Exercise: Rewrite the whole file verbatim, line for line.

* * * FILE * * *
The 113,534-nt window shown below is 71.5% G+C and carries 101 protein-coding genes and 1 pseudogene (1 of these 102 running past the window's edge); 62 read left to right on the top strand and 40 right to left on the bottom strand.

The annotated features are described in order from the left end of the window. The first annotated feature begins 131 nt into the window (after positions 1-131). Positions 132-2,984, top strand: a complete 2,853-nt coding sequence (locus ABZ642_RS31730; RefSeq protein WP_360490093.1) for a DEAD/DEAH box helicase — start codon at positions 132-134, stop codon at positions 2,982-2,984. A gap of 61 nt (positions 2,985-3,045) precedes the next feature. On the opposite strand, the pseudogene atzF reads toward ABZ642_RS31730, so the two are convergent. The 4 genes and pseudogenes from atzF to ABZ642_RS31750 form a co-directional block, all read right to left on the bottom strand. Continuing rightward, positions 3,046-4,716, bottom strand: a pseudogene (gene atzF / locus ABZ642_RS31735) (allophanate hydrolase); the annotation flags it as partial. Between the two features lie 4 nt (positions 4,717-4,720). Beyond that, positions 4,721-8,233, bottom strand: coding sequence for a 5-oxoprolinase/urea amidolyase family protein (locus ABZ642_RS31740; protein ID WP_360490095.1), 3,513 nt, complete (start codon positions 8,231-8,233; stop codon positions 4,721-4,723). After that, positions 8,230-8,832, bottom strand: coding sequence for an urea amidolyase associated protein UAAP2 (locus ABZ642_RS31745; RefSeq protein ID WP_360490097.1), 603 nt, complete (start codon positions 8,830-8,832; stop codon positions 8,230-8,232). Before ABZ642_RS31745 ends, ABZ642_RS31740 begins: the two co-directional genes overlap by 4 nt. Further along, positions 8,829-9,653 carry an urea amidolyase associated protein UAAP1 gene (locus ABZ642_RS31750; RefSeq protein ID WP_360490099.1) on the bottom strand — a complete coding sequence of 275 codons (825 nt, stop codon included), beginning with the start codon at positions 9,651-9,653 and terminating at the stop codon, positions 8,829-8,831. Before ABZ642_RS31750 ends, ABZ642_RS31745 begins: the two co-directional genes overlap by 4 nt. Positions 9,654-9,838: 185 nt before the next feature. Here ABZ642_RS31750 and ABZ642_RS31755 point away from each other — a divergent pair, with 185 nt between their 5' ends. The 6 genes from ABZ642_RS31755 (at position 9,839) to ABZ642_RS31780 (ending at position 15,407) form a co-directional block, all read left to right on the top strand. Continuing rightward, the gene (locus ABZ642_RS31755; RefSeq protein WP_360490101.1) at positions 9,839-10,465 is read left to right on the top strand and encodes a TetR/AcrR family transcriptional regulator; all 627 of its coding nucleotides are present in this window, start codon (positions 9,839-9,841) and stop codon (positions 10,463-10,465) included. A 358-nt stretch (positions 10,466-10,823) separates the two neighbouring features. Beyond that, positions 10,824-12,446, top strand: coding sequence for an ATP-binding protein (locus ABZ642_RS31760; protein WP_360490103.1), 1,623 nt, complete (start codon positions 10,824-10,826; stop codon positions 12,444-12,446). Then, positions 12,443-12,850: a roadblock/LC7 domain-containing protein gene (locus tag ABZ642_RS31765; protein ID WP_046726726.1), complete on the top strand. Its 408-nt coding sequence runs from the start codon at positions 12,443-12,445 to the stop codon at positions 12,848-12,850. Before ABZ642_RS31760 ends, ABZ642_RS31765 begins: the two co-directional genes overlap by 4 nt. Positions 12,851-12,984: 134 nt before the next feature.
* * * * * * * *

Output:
The 113,534-nt window shown below is 71.5% G+C and carries 101 protein-coding genes and 1 pseudogene (1 of these 102 running past the window's edge); 62 read left to right on the top strand and 40 right to left on the bottom strand.

The annotated features are described in order from the left end of the window. The first annotated feature begins 131 nt into the window (after positions 1-131). Positions 132-2,984, top strand: a complete 2,853-nt coding sequence (locus ABZ642_RS31730; RefSeq protein WP_360490093.1) for a DEAD/DEAH box helicase — start codon at positions 132-134, stop codon at positions 2,982-2,984. A gap of 61 nt (positions 2,985-3,045) precedes the next feature. On the opposite strand, the pseudogene atzF reads toward ABZ642_RS31730, so the two are convergent. The 4 genes and pseudogenes from atzF to ABZ642_RS31750 form a co-directional block, all read right to left on the bottom strand. Continuing rightward, positions 3,046-4,716, bottom strand: a pseudogene (gene atzF / locus ABZ642_RS31735) (allophanate hydrolase); the annotation flags it as partial. Between the two features lie 4 nt (positions 4,717-4,720). Beyond that, positions 4,721-8,233, bottom strand: coding sequence for a 5-oxoprolinase/urea amidolyase family protein (locus ABZ642_RS31740; protein ID WP_360490095.1), 3,513 nt, complete (start codon positions 8,231-8,233; stop codon positions 4,721-4,723). After that, positions 8,230-8,832, bottom strand: coding sequence for an urea amidolyase associated protein UAAP2 (locus ABZ642_RS31745; RefSeq protein ID WP_360490097.1), 603 nt, complete (start codon positions 8,830-8,832; stop codon positions 8,230-8,232). Before ABZ642_RS31745 ends, ABZ642_RS31740 begins: the two co-directional genes overlap by 4 nt. Further along, positions 8,829-9,653 carry an urea amidolyase associated protein UAAP1 gene (locus ABZ642_RS31750; RefSeq protein ID WP_360490099.1) on the bottom strand — a complete coding sequence of 275 codons (825 nt, stop codon included), beginning with the start codon at positions 9,651-9,653 and terminating at the stop codon, positions 8,829-8,831. Before ABZ642_RS31750 ends, ABZ642_RS31745 begins: the two co-directional genes overlap by 4 nt. Positions 9,654-9,838: 185 nt before the next feature. Here ABZ642_RS31750 and ABZ642_RS31755 point away from each other — a divergent pair, with 185 nt between their 5' ends. The 6 genes from ABZ642_RS31755 (at position 9,839) to ABZ642_RS31780 (ending at position 15,407) form a co-directional block, all read left to right on the top strand. Continuing rightward, the gene (locus ABZ642_RS31755; RefSeq protein WP_360490101.1) at positions 9,839-10,465 is read left to right on the top strand and encodes a TetR/AcrR family transcriptional regulator; all 627 of its coding nucleotides are present in this window, start codon (positions 9,839-9,841) and stop codon (positions 10,463-10,465) included. A 358-nt stretch (positions 10,466-10,823) separates the two neighbouring features. Beyond that, positions 10,824-12,446, top strand: coding sequence for an ATP-binding protein (locus ABZ642_RS31760; protein WP_360490103.1), 1,623 nt, complete (start codon positions 10,824-10,826; stop codon positions 12,444-12,446). Then, positions 12,443-12,850: a roadblock/LC7 domain-containing protein gene (locus tag ABZ642_RS31765; protein ID WP_046726726.1), complete on the top strand. Its 408-nt coding sequence runs from the start codon at positions 12,443-12,445 to the stop codon at positions 12,848-12,850. Before ABZ642_RS31760 ends, ABZ642_RS31765 begins: the two co-directional genes overlap by 4 nt. Positions 12,851-12,984: 134 nt before the next feature.